NASA‘s Ingenuity helicopter captured a stunning view of the Martin landscape, and hidden in the image searching for life on Mars is the Perseverance rover.
Driving through Jezero crater at 0.01 miles per hour, the Perseverance rover is taking rock samples and using its on board instruments to find signs of ancient life.
Ingenuity has been helping the rover in its mission, having recently completed its 11th flight on the Red Planet where it captured images of rocks and sand dunes.
Along with capturing the boulders, sand dunes, and rocky outcrops prevalent in the ‘South Séítah’ region of Jezero Crater, a few of the images capture NASA’s Perseverance rover amid its first science campaign.
Despite being over 9ft long and weighing more than a tonne, the rover fades into the background of the image, hidden among massive rocks when seen from 39ft up.
Along with capturing the boulders, sand dunes, and rocky outcrops prevalent in the ‘South Séítah’ region of Jezero Crater, a few of the images capture NASA’s Perseverance rover amid its first science campaign – but can you see it in this picture from 39ft up?
Driving through Jezero crater at 0.01 miles per hour, the Perseverance rover is taking rock samples and using its on board instruments to find signs of ancient life
INGENUITY FLIGHTS SO FAR
Flight one: April 19, 2021 with a vertical takeoff up to 9.8ft, stationary hover and a landing
Flight two: April 22, 2021 with a vertical takeoff up to 16ft, hover, then shift westward for 14ft before returning and landing
Flight three: April 25, 2021 with a vertical takeoff up to 16ft, hover, shift northwards for 328ft at an airspeed of 2 m/s before returning to land
Flight four: April 30, 2021 with a vertical takeoff up to 16ft, hover, shift southwards 873ft at 3.5m/s before returning to land
Flight five: May 7, 2021 with a vertical takeoff up to 33ft, hover, shift southwards 423ft at 3.5 m/s before landing at that new location
Flight six: May 22, 2021 with a vertical takeoff of 33ft, hover, shift southwest 492ft at 9mph, travel 49ft south, travel 164ft before returning to land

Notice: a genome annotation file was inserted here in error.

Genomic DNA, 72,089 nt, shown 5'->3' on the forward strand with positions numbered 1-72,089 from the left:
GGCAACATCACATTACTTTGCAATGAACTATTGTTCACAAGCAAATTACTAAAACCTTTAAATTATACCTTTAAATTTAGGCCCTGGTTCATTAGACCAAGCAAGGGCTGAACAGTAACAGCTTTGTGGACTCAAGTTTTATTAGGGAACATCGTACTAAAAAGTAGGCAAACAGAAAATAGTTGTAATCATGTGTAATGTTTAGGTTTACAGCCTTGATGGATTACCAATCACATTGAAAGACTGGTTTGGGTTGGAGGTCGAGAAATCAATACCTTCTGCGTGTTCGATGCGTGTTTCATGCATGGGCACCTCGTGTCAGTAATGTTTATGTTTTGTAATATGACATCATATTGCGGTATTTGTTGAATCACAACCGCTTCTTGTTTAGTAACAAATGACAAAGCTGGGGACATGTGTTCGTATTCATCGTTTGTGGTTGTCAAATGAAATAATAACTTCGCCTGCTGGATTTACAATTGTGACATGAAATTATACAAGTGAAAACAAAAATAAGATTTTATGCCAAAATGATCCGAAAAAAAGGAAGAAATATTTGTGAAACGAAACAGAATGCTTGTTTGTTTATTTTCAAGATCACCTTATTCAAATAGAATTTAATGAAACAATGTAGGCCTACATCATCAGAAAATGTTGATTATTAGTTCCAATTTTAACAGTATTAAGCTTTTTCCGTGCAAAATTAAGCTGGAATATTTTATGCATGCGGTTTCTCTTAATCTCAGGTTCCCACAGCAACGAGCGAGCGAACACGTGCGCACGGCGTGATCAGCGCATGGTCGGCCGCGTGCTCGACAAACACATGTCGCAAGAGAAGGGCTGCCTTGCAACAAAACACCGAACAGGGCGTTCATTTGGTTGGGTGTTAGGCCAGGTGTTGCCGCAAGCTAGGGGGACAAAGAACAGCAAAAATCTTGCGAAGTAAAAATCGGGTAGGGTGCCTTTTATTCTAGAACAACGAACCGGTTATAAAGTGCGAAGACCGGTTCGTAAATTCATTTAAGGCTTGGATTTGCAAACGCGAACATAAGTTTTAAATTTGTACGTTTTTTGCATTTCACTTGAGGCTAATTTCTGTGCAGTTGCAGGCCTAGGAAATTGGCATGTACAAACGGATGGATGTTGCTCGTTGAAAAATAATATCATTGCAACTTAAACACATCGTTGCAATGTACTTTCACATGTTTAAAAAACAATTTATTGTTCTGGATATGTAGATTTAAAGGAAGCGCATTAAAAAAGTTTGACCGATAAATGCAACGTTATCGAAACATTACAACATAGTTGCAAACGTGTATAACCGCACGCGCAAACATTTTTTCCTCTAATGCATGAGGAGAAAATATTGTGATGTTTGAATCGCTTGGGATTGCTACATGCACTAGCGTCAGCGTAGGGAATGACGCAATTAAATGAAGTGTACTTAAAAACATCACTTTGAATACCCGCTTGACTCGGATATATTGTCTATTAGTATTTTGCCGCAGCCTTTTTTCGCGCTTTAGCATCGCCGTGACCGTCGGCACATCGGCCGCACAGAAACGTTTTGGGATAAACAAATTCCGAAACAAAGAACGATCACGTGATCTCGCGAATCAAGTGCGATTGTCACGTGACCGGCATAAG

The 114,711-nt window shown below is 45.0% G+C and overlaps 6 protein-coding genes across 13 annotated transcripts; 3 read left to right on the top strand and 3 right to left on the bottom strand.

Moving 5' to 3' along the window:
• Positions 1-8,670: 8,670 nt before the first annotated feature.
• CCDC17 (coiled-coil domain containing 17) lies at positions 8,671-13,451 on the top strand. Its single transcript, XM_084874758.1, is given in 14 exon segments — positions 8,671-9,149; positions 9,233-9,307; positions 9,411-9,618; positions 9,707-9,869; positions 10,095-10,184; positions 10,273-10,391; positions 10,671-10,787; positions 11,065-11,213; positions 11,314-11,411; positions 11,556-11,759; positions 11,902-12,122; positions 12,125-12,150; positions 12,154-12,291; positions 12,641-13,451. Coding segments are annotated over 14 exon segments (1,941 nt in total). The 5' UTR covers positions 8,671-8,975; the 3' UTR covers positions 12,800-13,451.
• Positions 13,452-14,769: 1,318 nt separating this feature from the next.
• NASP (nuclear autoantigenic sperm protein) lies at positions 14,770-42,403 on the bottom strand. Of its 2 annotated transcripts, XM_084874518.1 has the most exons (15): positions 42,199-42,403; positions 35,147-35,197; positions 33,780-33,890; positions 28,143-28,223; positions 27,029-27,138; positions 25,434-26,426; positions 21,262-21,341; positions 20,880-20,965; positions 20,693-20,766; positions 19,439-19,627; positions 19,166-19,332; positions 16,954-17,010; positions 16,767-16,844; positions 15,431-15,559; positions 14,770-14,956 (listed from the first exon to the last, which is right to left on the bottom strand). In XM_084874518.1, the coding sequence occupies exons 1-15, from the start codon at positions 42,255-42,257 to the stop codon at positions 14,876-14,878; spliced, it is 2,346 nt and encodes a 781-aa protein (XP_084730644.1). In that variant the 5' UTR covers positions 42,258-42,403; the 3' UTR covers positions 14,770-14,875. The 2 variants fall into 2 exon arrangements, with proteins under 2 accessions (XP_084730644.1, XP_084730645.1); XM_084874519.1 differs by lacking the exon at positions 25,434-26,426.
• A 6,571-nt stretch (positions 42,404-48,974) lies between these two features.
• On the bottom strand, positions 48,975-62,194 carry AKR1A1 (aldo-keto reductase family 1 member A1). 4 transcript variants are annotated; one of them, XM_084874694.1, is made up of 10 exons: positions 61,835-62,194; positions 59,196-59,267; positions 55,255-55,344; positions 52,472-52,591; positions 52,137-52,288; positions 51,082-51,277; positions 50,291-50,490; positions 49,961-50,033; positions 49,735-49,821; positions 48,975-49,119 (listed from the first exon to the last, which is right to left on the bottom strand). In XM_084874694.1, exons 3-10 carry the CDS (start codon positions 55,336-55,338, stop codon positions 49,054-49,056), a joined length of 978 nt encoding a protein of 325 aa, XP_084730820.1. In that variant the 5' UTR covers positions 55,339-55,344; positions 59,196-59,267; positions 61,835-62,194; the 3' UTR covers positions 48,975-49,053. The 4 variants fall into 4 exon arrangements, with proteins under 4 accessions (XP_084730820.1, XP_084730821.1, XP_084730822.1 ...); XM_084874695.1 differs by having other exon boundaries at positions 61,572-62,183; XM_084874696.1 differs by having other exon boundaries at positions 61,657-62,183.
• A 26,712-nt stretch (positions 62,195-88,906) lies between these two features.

Flight seven: June 8, 2021 with a vertical takeoff of 33ft, hover, shift 348ft at 9mph, land at Airfield D
Flight eight: June 21, 2021 with a vertical takeoff, hover, shift southwest 520ft, land at Airfield E 438ft away from Perseverance
Flight nine: July 5, 2021 with a record length of 2,050ft southwest over a prospective research location at 16ft per second.
Flight ten: July 24, 2021 with a record height of 40 feet (12 metres) over Raised Ridges to Airfield G. Flight duration 165.4 seconds.
Flight eleven: August 5, 2021 by flying 1,250ft for 130 seconds in preparation for a series of reconnaissance missions for the Perseverance rover.
Ingenuity began as a technological demonstration to prove powered, flight on Mars is possible, but is now proving its worth as a science instrument.
The team are putting it through its paces to see how a rotorcraft can add an aerial dimension to planetary science.
As well as capturing images of Mars like never before, it is scouting possible areas of scientific interest and offering detailed views of nearby areas too hazardous for the rover to explore.
‘Ingenuity’s aerial images are awesome – but even better when you get to play “Where’s Perseverance?” with them,’ said Robert Hogg from the Ingenuity team.
‘Once you find our rover and zoom in, you can make out some details, like the wheels, remote sensing mast, and the MMRTG’ – the Multi-Mission Radioisotope Thermoelectric Generator– ‘on the aft end.’